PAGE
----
Thursday, January 21, 2021
Health And Welfare

Agreements provide licenses to manufacture generic doravirine for people living with HIV-1 in more than 80 countries


MSD (tradename Merck & Co., Inc., Kenilworth, N.J.,USA) has entered into non-exclusive voluntary licensing agreements with two leading generic manufacturers for doravirine (100 mg) – the company’s oral non-nucleoside reverse transcriptase inhibitor (NNRTI) indicated for the treatment of HIV-1 infection in adults.

Under the agreement, MSD will provide licenses for the registration, commercialization, and
distribution of generic doravirine (100 mg) for use in a single entity tablet and in a fixed-dose combination tablet with lamivudine (3TC, 300 mg) and tenofovir disoproxil fumarate (TDF, 300 mg) in 86 countries. These countries include all countries of Sub-Saharan Africa, other low- and lower middle-income countries outside of Sub-Saharan Africa (as classified by the World Bank), and all Least Developed countries (as defined by the United Nations). Nearly 80% of people living with HIV globally reside in these 86 countries.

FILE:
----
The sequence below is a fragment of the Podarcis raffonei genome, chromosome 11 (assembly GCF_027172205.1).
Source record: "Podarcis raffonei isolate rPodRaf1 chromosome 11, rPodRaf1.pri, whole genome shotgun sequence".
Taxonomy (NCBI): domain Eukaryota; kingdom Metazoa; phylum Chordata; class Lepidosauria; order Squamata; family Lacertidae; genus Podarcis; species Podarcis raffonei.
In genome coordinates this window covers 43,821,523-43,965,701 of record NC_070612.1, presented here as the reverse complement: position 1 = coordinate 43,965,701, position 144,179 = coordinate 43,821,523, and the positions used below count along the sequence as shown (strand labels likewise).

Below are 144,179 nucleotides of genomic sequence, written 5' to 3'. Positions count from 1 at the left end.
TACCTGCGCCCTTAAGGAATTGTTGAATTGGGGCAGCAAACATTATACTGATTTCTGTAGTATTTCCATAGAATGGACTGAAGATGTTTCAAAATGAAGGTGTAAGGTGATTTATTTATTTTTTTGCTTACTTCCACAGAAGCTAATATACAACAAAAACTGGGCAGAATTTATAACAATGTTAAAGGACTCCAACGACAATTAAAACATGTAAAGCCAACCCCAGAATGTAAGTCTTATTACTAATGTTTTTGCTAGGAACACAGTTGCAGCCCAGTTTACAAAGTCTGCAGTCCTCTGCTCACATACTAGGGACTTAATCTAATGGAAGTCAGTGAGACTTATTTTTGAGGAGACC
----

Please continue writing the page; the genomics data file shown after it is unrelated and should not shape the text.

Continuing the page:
At MSD we recognise that more progress is needed to address health inequalities and improve
access to healthcare, particularly for underserved populations. These agreements are part of
our long-term commitment to work together with others in partnerships that will increase access
to our breakthrough medicines for those people who need them most,” said Dr Priya Agrawal,
Managing Director of MSD in South Africa & Sub-Saharan Africa. “We have a long history of
research and discovery in HIV and we remain committed to making sure people living with HIV
benefit from our inventions.”

​According to UNAIDS, 38 million people were estimated to be living with HIV worldwide at the
end of 2019, with a vast majority of those people residing in low- and middle-income countries,
but only an estimated 25.4million people were accessing antiretroviral therapy as of 2019. There
are also 1.7 million additional HIV infections occurring each year. Under the terms of the
non-exclusive agreements, the licensee companies can manufacture and supply generic
doravirine (100 mg) and the fixed-dose combination of doravirine (100 mg)/lamivudine (300
mg)/tenofovir disoproxil fumarate (300 mg) in designated countries.

“In many African nations, we are challenged by the provision of limited treatment options and
will benefit from the availability of newer medicines that can be more suitable for some patients due to various factors, such as tolerability and safety,” said Prof. Francois Venter, Divisional

Director: Ezintsha. “By increasing access to Doravirine in these resource-limited settings, we
are one step closer to getting treatment into the hands of patients in need of new options.”

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